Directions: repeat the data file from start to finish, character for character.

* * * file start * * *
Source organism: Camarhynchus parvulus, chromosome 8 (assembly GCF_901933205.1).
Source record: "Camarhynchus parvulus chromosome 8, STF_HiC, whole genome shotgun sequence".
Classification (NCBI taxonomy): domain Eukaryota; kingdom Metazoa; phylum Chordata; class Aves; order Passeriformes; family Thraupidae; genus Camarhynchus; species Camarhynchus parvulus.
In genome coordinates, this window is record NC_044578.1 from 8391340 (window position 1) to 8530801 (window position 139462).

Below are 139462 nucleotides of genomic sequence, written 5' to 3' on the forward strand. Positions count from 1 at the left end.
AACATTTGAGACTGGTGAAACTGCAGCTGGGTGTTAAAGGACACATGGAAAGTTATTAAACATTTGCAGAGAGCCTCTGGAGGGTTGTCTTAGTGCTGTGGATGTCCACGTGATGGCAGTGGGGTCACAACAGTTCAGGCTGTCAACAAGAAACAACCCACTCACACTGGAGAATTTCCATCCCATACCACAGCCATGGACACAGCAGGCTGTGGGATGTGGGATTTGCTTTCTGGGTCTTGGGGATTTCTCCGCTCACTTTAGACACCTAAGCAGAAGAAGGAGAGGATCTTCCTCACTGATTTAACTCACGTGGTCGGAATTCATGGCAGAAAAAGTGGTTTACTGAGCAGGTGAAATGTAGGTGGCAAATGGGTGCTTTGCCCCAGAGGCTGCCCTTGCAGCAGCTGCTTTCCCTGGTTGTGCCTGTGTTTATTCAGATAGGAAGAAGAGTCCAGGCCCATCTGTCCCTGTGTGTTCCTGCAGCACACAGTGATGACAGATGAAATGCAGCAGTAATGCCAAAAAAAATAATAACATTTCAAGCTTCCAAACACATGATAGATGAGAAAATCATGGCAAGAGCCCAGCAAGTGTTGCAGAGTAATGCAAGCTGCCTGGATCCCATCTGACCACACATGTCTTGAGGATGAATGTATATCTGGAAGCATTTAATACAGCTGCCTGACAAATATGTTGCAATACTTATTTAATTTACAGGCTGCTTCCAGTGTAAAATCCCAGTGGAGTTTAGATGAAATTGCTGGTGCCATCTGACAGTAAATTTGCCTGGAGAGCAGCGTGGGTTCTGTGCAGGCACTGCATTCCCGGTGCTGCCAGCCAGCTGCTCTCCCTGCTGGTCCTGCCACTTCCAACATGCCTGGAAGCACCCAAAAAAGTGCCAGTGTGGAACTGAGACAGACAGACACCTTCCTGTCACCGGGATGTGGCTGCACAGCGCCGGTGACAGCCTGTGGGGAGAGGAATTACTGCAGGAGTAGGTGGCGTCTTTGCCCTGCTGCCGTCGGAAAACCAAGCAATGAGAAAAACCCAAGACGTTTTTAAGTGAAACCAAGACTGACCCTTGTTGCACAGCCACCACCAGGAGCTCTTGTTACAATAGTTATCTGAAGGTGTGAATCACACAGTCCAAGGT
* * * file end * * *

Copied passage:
Source organism: Camarhynchus parvulus, chromosome 8 (assembly GCF_901933205.1).
Source record: "Camarhynchus parvulus chromosome 8, STF_HiC, whole genome shotgun sequence".
Classification (NCBI taxonomy): domain Eukaryota; kingdom Metazoa; phylum Chordata; class Aves; order Passeriformes; family Thraupidae; genus Camarhynchus; species Camarhynchus parvulus.
In genome coordinates, this window is record NC_044578.1 from 8391340 (window position 1) to 8530801 (window position 139462).

Below are 139462 nucleotides of genomic sequence, written 5' to 3' on the forward strand. Positions count from 1 at the left end.
AACATTTGAGACTGGTGAAACTGCAGCTGGGTGTTAAAGGACACATGGAAAGTTATTAAACATTTGCAGAGAGCCTCTGGAGGGTTGTCTTAGTGCTGTGGATGTCCACGTGATGGCAGTGGGGTCACAACAGTTCAGGCTGTCAACAAGAAACAACCCACTCACACTGGAGAATTTCCATCCCATACCACAGCCATGGACACAGCAGGCTGTGGGATGTGGGATTTGCTTTCTGGGTCTTGGGGATTTCTCCGCTCACTTTAGACACCTAAGCAGAAGAAGGAGAGGATCTTCCTCACTGATTTAACTCACGTGGTCGGAATTCATGGCAGAAAAAGTGGTTTACTGAGCAGGTGAAATGTAGGTGGCAAATGGGTGCTTTGCCCCAGAGGCTGCCCTTGCAGCAGCTGCTTTCCCTGGTTGTGCCTGTGTTTATTCAGATAGGAAGAAGAGTCCAGGCCCATCTGTCCCTGTGTGTTCCTGCAGCACACAGTGATGACAGATGAAATGCAGCAGTAATGCCAAAAAAAATAATAACATTTCAAGCTTCCAAACACATGATAGATGAGAAAATCATGGCAAGAGCCCAGCAAGTGTTGCAGAGTAATGCAAGCTGCCTGGATCCCATCTGACCACACATGTCTTGAGGATGAATGTATATCTGGAAGCATTTAATACAGCTGCCTGACAAATATGTTGCAATACTTATTTAATTTACAGGCTGCTTCCAGTGTAAAATCCCAGTGGAGTTTAGATGAAATTGCTGGTGCCATCTGACAGTAAATTTGCCTGGAGAGCAGCGTGGGTTCTGTGCAGGCACTGCATTCCCGGTGCTGCCAGCCAGCTGCTCTCCCTGCTGGTCCTGCCACTTCCAACATGCCTGGAAGCACCCAAAAAAGTGCCAGTGTGGAACTGAGACAGACAGACACCTTCCTGTCACCGGGATGTGGCTGCACAGCGCCGGTGACAGCCTGTGGGGAGAGGAATTACTGCAGGAGTAGGTGGCGTCTTTGCCCTGCTGCCGTCGGAAAACCAAGCAATGAGAAAAACCCAAGACGTTTTTAAGTGAAACCAAGACTGACCCTTGTTGCACAGCCACCACCAGGAGCTCTTGTTACAATAGTTATCTGAAGGTGTGAATCACACAGTCCAAGGT